We are pretty lucky to live in Montreal with regards to tennis. I'd never be able to play if i lived in Toronto.
 

Mustard

Talk Tennis Guru
Can you explain this a bit? Coming from America, thought obviously the sport is expensive still, the American public/higher ups love sports heroes who come from both high starts and lower places.
It's a bit different in Britain. Although underdogs tend to be supported in all sports, tennis has an upper class image and mostly tends to get the more well off people participating in it seriously, and an apparent gentleman like Tim Henman is the perfect image for the British tennis authorities. Andy Murray, while lower middle class rather than working class, has a lot of rough edges that he isn't shy about showing openly, and he has never been one to hold back his criticisms of the LTA over the years, including in recent days regarding tennis participation levels dropping in Britain (including in Scotland). Fred Perry was a working class Mancunian (from Manchester), and his father was a Labour MP, while Fred himself was a table tennis world champion before he got into tennis, so Perry was well and truly different and never appreciated until a long time later, despite how dominant he was in the amateur game in the mid 1930s. When Perry turned professional in late 1936, they didn't acknowledge him anymore.

In the USA, I get a slightly different cultural impression. John McEnroe comes from a pretty well off family for example, but he certainly doesn't speak in a genteel fashion like Tim Henman. In the USA, McEnroe can be just as feisty as Jimmy Connors.
 

jon70

Semi-Pro
Didn't they build some huge tennis centre somewhere that gets little use? I read somewhere that Judy Murray would've preferred ten $1 million facilities over one $10 million centre...which makes sense.
 

jon70

Semi-Pro
That's it. Maybe the Murrays are seen as too big for their boots in Britain, I don't know, but surely she's right...a spread of courts is a better investment than one big facility.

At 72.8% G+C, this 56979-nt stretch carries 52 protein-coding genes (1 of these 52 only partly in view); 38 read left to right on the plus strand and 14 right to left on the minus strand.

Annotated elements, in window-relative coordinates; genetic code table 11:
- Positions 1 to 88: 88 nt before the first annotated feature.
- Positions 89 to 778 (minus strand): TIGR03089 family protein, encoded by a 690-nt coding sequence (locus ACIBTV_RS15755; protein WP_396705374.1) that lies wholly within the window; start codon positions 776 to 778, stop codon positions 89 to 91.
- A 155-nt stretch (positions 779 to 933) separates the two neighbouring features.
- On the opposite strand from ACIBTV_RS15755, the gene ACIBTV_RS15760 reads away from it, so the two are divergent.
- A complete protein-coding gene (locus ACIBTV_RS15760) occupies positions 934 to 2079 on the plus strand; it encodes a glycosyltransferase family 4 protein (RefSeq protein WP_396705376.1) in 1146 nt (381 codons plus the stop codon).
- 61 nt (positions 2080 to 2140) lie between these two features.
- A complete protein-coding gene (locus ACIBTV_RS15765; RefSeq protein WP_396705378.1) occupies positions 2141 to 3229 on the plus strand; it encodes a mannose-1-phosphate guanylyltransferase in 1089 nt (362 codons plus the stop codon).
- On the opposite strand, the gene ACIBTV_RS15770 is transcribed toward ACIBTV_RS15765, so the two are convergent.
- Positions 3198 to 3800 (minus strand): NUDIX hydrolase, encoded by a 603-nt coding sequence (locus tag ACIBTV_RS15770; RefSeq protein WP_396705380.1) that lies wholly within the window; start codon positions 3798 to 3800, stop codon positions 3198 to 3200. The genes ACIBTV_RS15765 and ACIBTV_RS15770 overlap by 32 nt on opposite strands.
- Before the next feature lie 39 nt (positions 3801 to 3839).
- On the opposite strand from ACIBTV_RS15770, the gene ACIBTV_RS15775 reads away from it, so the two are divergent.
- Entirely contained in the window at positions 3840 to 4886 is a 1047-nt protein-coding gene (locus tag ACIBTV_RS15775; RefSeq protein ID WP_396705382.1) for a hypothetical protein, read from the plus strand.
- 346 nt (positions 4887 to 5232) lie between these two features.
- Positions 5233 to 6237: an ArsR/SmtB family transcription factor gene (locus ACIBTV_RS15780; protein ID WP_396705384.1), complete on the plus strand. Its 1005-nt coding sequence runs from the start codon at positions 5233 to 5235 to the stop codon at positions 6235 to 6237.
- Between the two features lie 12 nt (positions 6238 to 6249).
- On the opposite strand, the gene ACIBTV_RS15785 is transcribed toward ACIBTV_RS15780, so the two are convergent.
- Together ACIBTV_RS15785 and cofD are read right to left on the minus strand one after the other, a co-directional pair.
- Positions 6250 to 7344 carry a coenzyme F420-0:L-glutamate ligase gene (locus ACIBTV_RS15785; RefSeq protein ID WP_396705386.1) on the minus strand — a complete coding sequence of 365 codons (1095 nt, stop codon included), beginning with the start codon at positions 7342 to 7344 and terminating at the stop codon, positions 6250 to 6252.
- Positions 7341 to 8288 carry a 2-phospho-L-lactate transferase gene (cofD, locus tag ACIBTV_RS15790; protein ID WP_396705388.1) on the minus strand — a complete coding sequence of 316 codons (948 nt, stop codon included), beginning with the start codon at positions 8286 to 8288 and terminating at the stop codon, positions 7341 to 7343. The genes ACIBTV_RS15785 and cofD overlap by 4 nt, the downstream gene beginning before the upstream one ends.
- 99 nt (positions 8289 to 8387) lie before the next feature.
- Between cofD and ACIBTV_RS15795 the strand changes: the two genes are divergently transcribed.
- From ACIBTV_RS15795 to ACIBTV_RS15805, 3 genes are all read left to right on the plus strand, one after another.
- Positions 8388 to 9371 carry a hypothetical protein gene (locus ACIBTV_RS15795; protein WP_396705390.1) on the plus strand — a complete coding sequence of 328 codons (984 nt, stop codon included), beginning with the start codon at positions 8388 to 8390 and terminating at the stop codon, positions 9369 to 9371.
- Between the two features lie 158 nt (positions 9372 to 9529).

Bartelby

Bionic Poster
Part of the problem may be that Wimbledon is a private club whereas the rivers of gold flowing in from slams directly waters the respective peak tennis association elsewhere.
 

titoelcolombiano

Hall of Fame
"Followed by Edmund" is a disastrous drop for a country that has a Grand Slam.

Any chance Judy Murray has a little surprise child hidden away somewhere?
I guess what I am saying is that Edmund will probably be a solid top 10 player for the next 6 or 7 years. Most countries would love that. He may end up with a Henman-like career.
 

zaph

Semi-Pro
The LTA is badly run, it is basically a social club for public school boys and girls in the South East of England. Look at the state of events outside WImbledon. Queens has barely developed, there are no big events mens outside the South East. We have a third of the futures tournaments compared to a country like Italy.

While a fortune was pissed away on the national tennis centre, very little of the Wimbledon money makes it to grass roots. Park courts are in a shocking state, especially up north where I live. Indoor court are expensive and difficult to find. The attitude of clubs doesn't help, juniors are too often treated as second class, as are ordinary members. We have had problems with coaches and cliques throwing their weight around.

Tennis is also a difficult sport to learn. One of the big problems is finding matches for inexperienced players, nothing will put someone off quicker than some showboating fool thrashing them and making them feel like an idiot.

Murray is right, the LTA have wasted his years at the top.
 

Mustard

Talk Tennis Guru
And by South East England, we tend to mean south of Watford and east of Oxford. The snobby class down there tend to act like the rest of Britain doesn't exist. My local tennis hardcourts in South Wales, which were in a decent state in the 1990s up until about 2009 (I often played there myself), are now run down and full of grass and weeds, and it's clear that nobody goes there to play tennis anymore.

In regards to the ATP Tour, there have been tournaments in Manchester and Nottingham in the past, so the state of British tennis today in terms of distributing tournaments to other areas of the country is actually worse today.